There is a certain irony in Ontario’s decision to phase out its coal-fired generation at a time when the demand for new coal-fired plants is growing in the rest of North America. Global Energy’s...
What's Happening In the WECC?
High reserve margins and blackout risk are part of the extended forecast.
• Load Forecast. In our fall 2005 market analysis, Global Energy raised its peak load forecast for 2005 to almost 150,000 MW. We forecasted peak load to grow on average at a rate of 1.96 percent per year throughout the forecast horizon, slightly higher than the 1.9 percent growth rate reflected in our spring 2005 forecast. Load forecasts reflect new data provided by load-serving entities and reported to FERC.
• Retirements. Cumulative retirements of existing resources over the 25-year study period are forecast to be 25,532 MW, little changed from the 25,261 MW retirements in our spring 2005 forecast. This reflects retirements announced during the past six months. This forecast does not assume that the Mohave coal plant or any nuclear plant retires in the next 25 years. 4
• Generation Under Construction. We include 11,121 MW of new generation currently under construction. In addition, we assume that additional renewable generation will be constructed in an effort to meet targets established for energy produced from renewable resources. This new generation construction, coupled with plants brought on line in the last six months, results in about 4,600 MW of new capacity not included in the spring 2005 forecast.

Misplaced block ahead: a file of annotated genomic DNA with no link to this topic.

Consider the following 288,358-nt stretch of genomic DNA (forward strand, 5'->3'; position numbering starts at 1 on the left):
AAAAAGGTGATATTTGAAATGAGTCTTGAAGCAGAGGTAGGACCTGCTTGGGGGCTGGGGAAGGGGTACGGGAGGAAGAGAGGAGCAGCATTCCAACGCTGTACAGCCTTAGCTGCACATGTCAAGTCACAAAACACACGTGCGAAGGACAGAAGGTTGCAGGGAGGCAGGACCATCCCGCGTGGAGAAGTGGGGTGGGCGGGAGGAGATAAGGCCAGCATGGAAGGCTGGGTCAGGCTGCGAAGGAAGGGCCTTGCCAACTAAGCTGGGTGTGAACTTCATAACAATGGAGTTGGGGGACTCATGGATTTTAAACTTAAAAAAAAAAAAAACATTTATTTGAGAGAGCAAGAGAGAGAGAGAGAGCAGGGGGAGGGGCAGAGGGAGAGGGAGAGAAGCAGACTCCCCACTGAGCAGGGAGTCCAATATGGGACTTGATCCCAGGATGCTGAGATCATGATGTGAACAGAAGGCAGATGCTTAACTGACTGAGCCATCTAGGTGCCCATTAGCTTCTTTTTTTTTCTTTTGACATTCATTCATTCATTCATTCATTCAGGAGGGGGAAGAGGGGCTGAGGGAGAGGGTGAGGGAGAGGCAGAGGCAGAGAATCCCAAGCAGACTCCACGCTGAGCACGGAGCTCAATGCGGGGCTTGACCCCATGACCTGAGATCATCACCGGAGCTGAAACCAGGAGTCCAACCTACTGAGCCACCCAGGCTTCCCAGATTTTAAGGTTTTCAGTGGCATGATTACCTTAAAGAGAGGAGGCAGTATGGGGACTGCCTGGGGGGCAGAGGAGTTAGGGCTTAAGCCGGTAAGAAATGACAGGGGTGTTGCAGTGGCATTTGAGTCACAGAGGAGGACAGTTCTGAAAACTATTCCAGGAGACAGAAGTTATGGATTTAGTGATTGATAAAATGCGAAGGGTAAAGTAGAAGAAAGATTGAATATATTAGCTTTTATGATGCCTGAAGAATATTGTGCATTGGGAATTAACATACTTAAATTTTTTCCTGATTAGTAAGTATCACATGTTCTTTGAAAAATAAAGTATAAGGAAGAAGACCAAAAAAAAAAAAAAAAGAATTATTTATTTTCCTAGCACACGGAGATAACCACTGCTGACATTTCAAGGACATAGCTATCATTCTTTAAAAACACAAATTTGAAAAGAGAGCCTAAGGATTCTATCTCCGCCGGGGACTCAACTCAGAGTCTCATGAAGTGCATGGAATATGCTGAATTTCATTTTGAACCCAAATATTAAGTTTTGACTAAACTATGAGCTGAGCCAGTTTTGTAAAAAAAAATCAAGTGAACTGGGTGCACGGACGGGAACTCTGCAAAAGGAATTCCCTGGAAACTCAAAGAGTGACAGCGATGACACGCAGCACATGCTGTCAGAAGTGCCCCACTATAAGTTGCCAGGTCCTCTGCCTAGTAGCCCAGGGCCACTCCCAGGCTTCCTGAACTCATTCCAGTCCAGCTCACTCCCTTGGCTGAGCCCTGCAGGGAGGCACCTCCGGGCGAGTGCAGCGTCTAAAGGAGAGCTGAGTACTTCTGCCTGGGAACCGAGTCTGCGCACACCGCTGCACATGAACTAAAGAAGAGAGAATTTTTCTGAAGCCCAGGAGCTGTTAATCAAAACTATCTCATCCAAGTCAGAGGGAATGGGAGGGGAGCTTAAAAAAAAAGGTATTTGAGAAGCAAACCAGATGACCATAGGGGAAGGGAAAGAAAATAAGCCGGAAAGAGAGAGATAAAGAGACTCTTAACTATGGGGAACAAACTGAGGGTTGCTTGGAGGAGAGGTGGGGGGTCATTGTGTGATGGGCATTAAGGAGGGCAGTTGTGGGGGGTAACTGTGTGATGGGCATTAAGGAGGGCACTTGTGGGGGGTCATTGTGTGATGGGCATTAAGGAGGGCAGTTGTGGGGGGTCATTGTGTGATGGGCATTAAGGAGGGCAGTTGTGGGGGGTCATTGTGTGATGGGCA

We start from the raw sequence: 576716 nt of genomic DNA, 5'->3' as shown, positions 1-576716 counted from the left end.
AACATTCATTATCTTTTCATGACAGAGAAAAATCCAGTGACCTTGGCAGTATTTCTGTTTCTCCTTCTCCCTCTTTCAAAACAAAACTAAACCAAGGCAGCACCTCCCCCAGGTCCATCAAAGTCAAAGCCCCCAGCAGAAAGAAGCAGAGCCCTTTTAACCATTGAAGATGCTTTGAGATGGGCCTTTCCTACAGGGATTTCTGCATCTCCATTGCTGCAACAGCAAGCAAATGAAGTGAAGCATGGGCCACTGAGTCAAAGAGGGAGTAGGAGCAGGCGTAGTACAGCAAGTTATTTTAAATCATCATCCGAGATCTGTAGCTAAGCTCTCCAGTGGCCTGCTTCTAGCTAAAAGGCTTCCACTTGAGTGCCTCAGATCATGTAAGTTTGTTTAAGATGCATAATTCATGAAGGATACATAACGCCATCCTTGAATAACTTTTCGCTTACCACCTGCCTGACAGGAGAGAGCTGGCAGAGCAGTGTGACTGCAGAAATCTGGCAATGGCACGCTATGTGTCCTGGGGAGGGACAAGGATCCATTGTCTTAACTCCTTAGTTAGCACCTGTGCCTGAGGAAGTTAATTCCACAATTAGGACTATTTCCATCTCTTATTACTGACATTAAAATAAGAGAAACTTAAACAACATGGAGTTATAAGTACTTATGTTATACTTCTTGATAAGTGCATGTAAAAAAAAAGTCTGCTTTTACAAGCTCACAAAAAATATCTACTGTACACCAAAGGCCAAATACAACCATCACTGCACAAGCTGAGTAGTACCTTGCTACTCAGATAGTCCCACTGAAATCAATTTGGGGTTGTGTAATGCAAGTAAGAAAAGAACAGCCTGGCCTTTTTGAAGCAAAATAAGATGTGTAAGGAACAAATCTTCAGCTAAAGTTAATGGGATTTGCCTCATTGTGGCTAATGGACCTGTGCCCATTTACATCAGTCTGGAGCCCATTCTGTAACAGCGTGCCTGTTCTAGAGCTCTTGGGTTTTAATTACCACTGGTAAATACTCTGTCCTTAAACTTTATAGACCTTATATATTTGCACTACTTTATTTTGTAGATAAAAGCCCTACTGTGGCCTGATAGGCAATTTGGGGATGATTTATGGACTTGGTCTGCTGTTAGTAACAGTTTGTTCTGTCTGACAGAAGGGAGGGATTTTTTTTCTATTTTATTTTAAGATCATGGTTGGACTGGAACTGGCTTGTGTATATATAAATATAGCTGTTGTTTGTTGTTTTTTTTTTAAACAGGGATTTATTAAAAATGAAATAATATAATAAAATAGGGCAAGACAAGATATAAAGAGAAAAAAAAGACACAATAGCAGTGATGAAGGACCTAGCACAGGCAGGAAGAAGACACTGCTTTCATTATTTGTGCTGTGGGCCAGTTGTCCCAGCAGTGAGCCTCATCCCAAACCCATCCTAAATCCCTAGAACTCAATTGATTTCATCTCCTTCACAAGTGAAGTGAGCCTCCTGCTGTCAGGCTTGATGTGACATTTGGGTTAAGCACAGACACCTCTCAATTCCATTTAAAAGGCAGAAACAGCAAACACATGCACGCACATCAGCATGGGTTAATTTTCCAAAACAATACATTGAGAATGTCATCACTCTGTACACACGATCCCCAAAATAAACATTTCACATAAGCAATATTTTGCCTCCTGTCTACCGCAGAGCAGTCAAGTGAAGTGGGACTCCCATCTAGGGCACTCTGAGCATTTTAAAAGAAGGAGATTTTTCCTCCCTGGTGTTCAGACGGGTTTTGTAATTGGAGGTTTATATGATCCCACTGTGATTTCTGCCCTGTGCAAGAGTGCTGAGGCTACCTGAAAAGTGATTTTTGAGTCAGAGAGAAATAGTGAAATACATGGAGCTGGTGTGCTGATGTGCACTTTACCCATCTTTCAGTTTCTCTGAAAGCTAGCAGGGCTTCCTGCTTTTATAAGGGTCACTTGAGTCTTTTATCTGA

• Other New Resources. Over the study period, we assume that new, efficient, combined-cycle generation will be built in response to market signals, and combustion turbines will be built to provide adequate operating reserves. In this forecast, which evaluates the economics of new combined-cycle generation based on a deterministic analysis, new generic combined-cycle and peaking capacity start to enter the forecast in 2010—one year earlier than in our spring 2005 forecast. We also include about 14,000 MW of new coal-fired capacity added in the latter half of the forecast. In addition to the coal build-out, more than 16,000 MW of nameplate-wind capacity has been added throughout the forecast period in market areas where wind likely is to be built. After the market absorbs capacity already under development, long-term regional reserve margins in the WECC region will be about 18 percent.
• Natural Gas Prices. Natural-gas prices are forecast to remain high for the next few years. Over the 2006-2010 period, prices in real dollars are expected to decline, reaching a low of $4.54/MMBtu in 2009 at the Henry Hub and staying within a $4.35-$4.90/MMBtu range for the remainder of the forecast. During the period 2009 through 2029, Henry Hub prices gradually rise by about 0.4 percent annually in real dollars, on average.
Figure 2 shows announced power plants in WECC and their construction status since 2000. Since the spring 2005 report, the completed and under construction capacity has increased by about 13 percent.
Regulatory events play a big role in the WECC, which still has only two regional transmission operators—Alberta’s Electric System Operator and California’s Independent System Operator (ISO). Proposals for additional RTOs have met different fates—Grid West and Transmission Improvements Group (TIG), both representing different market redesigns in the Northwest, still are being actively pursued.
In December 2004, Grid West filed articles of incorporation officially to become a membership organization, and it set a